So what did the voters think?

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It was a bright and breezy day in Hastings and Amber Rudd, the Conservative parliamentary candidate, was hoping to capitalise on her party's strong performance last week to win back this key marginal seat. The 44-year-old mother of two, a freelance headhunter and journalist, had gathered a war party of activists to get people to sign a petition calling for traffic-calming measures along the seafront.

The team seemed upbeat about its chances of winning a seat in a constituency where just 800 votes separate them from victory. But by yesterday afternoon it became academic as Gordon Brown pulled the plug on election speculation.

Before the news broke, people on the street seemed happy to stop and talk to Ms Rudd. "There is not the hostility towards us that there was, and people seem ready for a change," she said.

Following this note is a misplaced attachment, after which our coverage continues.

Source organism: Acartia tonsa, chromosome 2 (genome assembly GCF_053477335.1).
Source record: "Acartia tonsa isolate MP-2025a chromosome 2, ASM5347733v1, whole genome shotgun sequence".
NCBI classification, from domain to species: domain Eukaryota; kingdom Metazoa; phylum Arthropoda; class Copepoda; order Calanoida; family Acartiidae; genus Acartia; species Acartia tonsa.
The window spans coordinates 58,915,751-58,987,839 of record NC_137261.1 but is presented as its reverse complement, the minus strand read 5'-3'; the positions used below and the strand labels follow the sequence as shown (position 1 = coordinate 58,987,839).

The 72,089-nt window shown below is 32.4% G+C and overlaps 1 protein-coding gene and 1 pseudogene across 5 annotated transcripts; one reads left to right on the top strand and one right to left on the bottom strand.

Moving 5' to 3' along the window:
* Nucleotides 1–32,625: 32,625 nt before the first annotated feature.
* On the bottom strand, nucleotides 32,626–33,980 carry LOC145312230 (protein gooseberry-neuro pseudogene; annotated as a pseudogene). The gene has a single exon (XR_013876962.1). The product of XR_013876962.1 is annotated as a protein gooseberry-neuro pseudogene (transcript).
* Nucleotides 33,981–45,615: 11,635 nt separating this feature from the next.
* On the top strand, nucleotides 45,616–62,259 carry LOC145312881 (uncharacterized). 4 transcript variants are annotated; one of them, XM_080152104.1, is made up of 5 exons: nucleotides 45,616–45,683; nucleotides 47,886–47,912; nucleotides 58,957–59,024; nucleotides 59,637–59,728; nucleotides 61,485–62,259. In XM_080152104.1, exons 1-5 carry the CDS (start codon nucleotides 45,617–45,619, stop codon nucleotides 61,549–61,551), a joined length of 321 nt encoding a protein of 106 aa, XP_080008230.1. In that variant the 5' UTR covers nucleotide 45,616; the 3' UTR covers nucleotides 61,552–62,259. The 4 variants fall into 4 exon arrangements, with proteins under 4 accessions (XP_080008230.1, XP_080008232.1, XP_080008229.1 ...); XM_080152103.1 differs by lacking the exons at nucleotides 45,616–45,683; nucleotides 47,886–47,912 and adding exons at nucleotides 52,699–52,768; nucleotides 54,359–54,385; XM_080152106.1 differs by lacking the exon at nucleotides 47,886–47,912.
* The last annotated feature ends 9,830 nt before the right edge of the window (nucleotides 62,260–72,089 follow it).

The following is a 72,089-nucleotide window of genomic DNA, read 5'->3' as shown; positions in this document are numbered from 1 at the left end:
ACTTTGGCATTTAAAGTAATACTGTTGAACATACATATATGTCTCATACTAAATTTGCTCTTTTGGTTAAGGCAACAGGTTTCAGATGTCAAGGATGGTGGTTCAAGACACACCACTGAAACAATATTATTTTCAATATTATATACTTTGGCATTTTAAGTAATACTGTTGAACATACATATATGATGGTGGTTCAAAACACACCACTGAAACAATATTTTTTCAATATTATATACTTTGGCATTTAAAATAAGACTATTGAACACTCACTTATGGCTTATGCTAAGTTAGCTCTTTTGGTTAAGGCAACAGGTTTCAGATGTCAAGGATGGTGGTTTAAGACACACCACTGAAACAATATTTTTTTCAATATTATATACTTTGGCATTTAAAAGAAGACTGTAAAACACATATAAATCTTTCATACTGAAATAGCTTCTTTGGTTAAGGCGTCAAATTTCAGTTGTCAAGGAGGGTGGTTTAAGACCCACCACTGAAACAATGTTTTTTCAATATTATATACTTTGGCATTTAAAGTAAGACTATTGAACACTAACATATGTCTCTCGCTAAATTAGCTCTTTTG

However, even card-carrying Conservative Party members were nervous about the prospect of a snap election. One told Ms Rudd the party would be in a better position to fight an election in a year or more. But a man in his seventies gave the team a boost, glancing at Ms Rudd and saying, with a mischievous look, he would definitely vote for her.

A sense of what they were up against in the incumbent MP, Michael Foster, became clear when they visited Paul Joy, the head of the Fishermen's Protection Society and a fierce anti-European. He looked apologetic as he told Amber that Mr Foster was an excellent MP who worked hard on behalf of his constituents, often in defiance of his party.

But Ms Rudd's confidence was undiminished as she urged, "Vote blue, think green, ditch Brown, choose Amber." After nearly a century of being true blue, apart from the blip of a decade of Labour, there was a sense in Hastings that her confidence was not unfounded.